Story: Wine

Page 2. Migrant groups and the wine industry

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European settlers with a strong tradition of winemaking and wine drinking played a key role in New Zealand’s wine industry.

French

The first generation of French settlers at Akaroa in the early 1840s planted vines. The Roman Catholic Marist order had a lasting impact, especially in Hawke’s Bay from the 1850s.

The French began the wine industry in Central Otago. In the 1860s, gold miner Jean Feraud produced wine from his Monte Christo vineyard near Alexandra. French-born Hermanze Beetham, with her husband William, planted vines at their Wairarapa property from 1883.

The French influence on winemaking was strong through the 20th century, with local producers visiting France for ideas, advice and training.

Germans and Spaniards

Germans pioneered winemaking in Nelson in the 1840s, and in Gisborne in 1921 when Friedrich Wohnsiedler established a vineyard. Alsatian migrant Israel Wendel planted a vineyard around his Auckland home in the 1870s. He later opened Wendel’s Wine Bodega, New Zealand’s first licensed wine shop.

Spanish winemaker Joseph Soler (who anglicised his name from Jose Sole) produced wine from his Whanganui vineyard from the late 1860s. His wines won major prizes at international exhibitions in 1880 and 1886. His nephew Anthony Vidal joined him in 1888, then set up his own vineyard in Hawke’s Bay in 1905.

Lebanese

Lebanese migrant Assid Abraham Corban planted the Mt Lebanon Vineyards at Henderson in 1902. Trading as Corbans wines, at first he sold wine from the back of a truck that travelled around the region. Assid Corban took a leading role in organising New Zealand’s wine industry, and was an early member of the New Zealand Viticultural Association and the New Zealand Wine Council. Corbans was the country’s largest winery by the 1960s.

Dalmatians

Dalmatians (Croatians) had the most significant influence on New Zealand’s wine industry. In the 1890s prejudice and then legislation forced them from the kauri gumfields where they had worked, so Dalmatian families began planting grapes and producing wine, mainly around the West Auckland area and in Hawke’s Bay.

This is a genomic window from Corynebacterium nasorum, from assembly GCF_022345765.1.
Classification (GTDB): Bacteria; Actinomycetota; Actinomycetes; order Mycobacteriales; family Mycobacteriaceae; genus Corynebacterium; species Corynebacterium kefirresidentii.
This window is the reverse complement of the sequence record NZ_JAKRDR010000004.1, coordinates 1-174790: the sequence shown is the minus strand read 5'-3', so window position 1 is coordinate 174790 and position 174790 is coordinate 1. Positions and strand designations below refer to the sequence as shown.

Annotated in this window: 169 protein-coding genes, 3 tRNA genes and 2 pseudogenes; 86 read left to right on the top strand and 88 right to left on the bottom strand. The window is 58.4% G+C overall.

The three Frankovich brothers were among the first to turn to wine production. Between 1899 and 1913, they expanded their vineyard on the Whangaparāoa Peninsula until the 4.5-hectare property produced over 18,000 litres of wine a year. Fourteen Dalmatian vineyards were working around Herekino by 1906. In 1916 Josip Babich and his brothers planted vines at their Kaikino property, then shifted to Henderson in 1919.

More Dalmatian wineries started in the 1930s and 1940s. These included Selaks (planted by Marino Selak from 1934); Nobilo (planted by Nikola Nobilo from 1943); Soljans (planted by Frank and Rona Soljan from 1939); San Marino (later Kumeu River), where founder Mate Brajkovich crushed his first grapes in 1944; and Delegat’s (planted by Nikola Delegat from 1947). Of the 80 or so small vineyards around West Auckland in the 1950s, Dalmatian families owned about 90%.

Some of the wineries originally founded or worked by Dalmatians became the country’s largest wine producers. Andrew Fistonich, founder of Villa Maria, became a licensed winemaker in 1949. In 1944 Ivan Yukich produced the first vintage for what would become Montana Wines.

How to cite this page:

Bronwyn Dalley, 'Wine - Migrant groups and the wine industry', Te Ara - the Encyclopedia of New Zealand, http://www.TeAra.govt.nz/en/wine/page-2 (accessed 16 September 2019)

Story by Bronwyn Dalley, published 24 Nov 2008